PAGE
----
It is widely believed that better storage is crucial for the country’s energy future, thus making renewables less dependent on inconsistent weather patterns and improving the market potential for electric vehicles. With the science behind batteries being notoriously difficult, the necessary gains to storage capacity will need to come from cutting costs. This is the reality underlying Tesla’s decision to invest in the massive, 5-10 million square-foot factory. By leveraging economies of scale and consolidating a currently global manufacturing operation, Tesla hopes will be able to reduce the cost of producing high-efficiency batteries by up to 70 percent The Gigafactory is an extreme example for sure, but it does serve to illustrate how logistical factors can be as important as any in deciding where to locate a green energy project.
Finding Skilled Labor
Renewable energy and alternative fuels are inherently high-skill fields. Successful R&D is essentially predicated on an advanced degree in physics, chemistry or some other hard-STEM field, and mass producing these goods requires a certain level of sophistication that easily puts it in the advanced manufacturing category. As such, access to an appropriate workforce must be factored into the decision-making process.
On the research side of things, universities continue to serve as an excellent foundation for talent pools. Many of the leaders in cutting-edge green energy research are the usual suspects — MIT, UT Austin, the University of California system — but there are some sleeper picks in the field as well. The Oregon Institute of Technology has pioneered the four-year degree in Renewable Energy Engineering and Iowa State University’s Biochemical Institute seeks to leverage the state’s agriculture to produce sustainable fuel and energy sources.
According to the Harvard Cluster Mapping Project, the broader Eastern Iowa-Chicago-Northern Indiana corridor is also a hotbed of labor specialization in the alternative energy field, mirroring the region’s success in the highly technical medical device industry. Similar specialization clusters can be found in the Charlotte/Augusta region and Eastern Pennsylvania, as well as more unexpected locales such as Little Rock, Arkansas, and Miami, Florida. Many of these regions come with the additional advantage of strong logistics and manufacturing clusters, making them prime candidates for multi-faceted green energy operations.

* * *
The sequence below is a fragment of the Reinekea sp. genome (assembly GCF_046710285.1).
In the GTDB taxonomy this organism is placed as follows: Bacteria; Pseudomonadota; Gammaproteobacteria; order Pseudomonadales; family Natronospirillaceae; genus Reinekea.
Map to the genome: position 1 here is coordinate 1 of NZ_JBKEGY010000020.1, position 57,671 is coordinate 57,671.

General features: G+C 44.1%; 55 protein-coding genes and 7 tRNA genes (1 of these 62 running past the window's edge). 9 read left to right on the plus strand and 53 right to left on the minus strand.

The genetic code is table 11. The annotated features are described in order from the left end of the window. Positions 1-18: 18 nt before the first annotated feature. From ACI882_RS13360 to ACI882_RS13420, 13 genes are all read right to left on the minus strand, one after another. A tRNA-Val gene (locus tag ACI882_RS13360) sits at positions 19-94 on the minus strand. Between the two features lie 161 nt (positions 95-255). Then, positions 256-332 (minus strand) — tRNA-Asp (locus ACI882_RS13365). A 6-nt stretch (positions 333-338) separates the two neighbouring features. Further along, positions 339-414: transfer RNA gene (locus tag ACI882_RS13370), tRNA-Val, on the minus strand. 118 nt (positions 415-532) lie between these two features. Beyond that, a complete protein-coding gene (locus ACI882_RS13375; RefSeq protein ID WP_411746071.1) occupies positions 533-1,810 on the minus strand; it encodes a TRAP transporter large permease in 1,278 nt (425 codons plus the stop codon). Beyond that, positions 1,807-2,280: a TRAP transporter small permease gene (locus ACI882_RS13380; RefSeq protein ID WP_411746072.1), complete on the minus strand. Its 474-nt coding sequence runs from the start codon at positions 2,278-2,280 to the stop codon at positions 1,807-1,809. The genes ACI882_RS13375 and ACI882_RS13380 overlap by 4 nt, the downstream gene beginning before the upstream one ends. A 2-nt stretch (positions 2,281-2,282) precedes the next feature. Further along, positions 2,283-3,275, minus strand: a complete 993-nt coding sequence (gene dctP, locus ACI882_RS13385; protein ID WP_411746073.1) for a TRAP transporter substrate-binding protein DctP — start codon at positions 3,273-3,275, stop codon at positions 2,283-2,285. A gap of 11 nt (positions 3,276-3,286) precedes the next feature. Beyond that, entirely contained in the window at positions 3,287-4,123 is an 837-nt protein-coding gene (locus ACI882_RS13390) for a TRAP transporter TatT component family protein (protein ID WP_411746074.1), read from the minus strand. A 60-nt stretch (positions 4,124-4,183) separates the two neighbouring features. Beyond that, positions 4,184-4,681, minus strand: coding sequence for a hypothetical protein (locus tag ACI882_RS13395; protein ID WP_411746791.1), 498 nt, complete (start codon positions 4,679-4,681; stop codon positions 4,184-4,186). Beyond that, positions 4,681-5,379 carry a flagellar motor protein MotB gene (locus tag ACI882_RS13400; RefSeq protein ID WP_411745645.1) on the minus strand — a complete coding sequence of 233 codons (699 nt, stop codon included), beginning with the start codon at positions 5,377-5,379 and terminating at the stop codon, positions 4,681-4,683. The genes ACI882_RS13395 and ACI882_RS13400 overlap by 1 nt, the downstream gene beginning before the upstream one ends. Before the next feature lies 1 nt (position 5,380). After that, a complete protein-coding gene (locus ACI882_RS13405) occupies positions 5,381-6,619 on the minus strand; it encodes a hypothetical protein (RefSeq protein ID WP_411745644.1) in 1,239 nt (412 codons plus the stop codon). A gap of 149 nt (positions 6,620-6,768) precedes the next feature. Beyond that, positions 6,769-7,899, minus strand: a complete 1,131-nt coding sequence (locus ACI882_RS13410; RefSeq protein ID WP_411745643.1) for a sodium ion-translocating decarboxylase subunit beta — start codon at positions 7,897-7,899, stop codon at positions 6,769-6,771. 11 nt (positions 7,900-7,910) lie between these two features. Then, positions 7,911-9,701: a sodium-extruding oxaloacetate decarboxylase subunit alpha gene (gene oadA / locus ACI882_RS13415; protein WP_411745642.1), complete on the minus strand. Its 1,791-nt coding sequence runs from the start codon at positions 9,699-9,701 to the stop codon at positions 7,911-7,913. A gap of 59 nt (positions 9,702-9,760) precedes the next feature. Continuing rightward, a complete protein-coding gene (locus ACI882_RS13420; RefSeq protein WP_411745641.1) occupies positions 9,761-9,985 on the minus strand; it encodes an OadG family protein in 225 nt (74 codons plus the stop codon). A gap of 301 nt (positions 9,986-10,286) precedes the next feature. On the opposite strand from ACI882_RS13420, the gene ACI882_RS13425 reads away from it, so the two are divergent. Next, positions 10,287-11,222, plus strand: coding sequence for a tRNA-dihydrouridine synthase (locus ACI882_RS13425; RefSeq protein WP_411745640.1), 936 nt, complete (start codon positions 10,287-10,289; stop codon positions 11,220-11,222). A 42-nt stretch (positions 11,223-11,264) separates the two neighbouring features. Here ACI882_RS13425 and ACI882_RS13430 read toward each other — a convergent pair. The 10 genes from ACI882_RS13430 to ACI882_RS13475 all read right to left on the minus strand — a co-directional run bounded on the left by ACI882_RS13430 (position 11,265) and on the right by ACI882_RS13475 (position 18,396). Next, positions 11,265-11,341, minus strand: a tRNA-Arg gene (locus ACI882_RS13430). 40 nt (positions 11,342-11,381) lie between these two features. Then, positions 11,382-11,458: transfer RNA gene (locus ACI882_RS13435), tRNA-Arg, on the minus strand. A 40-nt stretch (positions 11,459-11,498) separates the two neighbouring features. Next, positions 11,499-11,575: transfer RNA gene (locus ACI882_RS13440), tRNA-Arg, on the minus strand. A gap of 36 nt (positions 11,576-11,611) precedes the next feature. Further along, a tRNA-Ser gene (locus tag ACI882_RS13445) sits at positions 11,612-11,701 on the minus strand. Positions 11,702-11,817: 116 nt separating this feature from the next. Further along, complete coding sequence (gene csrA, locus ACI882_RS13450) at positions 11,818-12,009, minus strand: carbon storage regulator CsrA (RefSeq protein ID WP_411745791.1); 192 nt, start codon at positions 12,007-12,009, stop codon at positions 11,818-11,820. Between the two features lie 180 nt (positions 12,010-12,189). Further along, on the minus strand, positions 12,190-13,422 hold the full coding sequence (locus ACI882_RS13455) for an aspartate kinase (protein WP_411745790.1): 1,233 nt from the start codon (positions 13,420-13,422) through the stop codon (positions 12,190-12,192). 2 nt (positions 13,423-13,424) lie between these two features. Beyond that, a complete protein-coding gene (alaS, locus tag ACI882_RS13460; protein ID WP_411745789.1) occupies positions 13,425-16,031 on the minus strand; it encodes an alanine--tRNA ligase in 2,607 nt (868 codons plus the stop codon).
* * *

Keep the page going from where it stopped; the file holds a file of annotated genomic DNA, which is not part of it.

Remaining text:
Last December’s permanent extension of the Federal R&D Tax Credit no doubt comes as welcome news to many in the research-heavy renewable energy and alternative fuel fields. In the years since the Federal law’s initial passage, many states have jumped on the R&D credit bandwagon; the most recent analysis by the Tax Foundation indicates over 40 states have such provisions on the book. Not all tax credits are made equal, though. Chief Executive praised Minnesota and Louisiana’s R&D incentive programs, largely because their “refundable” structure made them particularly useful to small businesses. Iowa, Virginia and Arizona were also lauded for their similar, albeit more limited programs.
State and local policies and incentive packages tailored specifically toward green energy have also become increasingly popular as of recently. Pretty much every state has at least some such laws on the books, but there are a few standouts. North Carolina and New York both provide robust support, Texas and Minnesota have over 100 policies each and the three West Coast states have an incredible 389 split between them. Such measures, which range from broad state-level energy efficiency rebates to the discretely narrow “Made in Minnesota” thermal solar rebate, have significant implications for both the supply and demand side of the green energy production function and should not be ignored. Luckily again, site location professionals need not start from scratch. “DSIRE,” a collaborative effort between the U.S. Department of Energy, NC State University and the North Carolina Clean Energy Technology Center, provides a brief synopsis of each of the literally thousands of policies currently in existence.
But again, as useful as incentives can be, they are only a small slice of the bigger picture. Other costs, including land, wages, taxes and utilities, can be more important than incentives. Consider California, for instance. The state is supportive of alternative energy and is widely considered the tech hub. On the other hand, it ranks terribly for its business tax climate, labor costs are above average and real estate can be prohibitively expensive, especially near Silicon Valley.
For better or for worse, alternative energy technology is rocking the boat of a century-old industry and the resulting economic disruptions have created some political tensions. Perhaps nowhere exemplifies this more than Texas. The Lone Star State has actually been fairly successful in incorporating wind power into its grid, but it also a large hub for the oil and gas industry. Somewhat predictably, the state’s 2015 legislative session saw an effort to repeal portions of its renewable energy portfolio, much to the chagrin of both environmentalists and clean energy providers. While the proposal ultimately stalled out in the legislature’s lower house, it demonstrates how shifting political tides can change the prognosis of a project almost overnight. Site selectors would be wise to keep an eye on local politics as they contemplate how to proceed with certain projects.
Obviously, there is no one-size-fits-all locale for every renewable energy/alternative fuel project. Each of these endeavors varies in purpose, scope, workforce needs and countless other variables that must be accounted for. What they all have in common, though, is far more important than their individual differences: they all represent the future. The interest in green energy has never been greater, and there is no shortage of resources to help site location professionals make the right choice. More important, there’s no reason this vital new industry can’t be a boon to businesses, communities, the broader national economy and, of course, site selectors.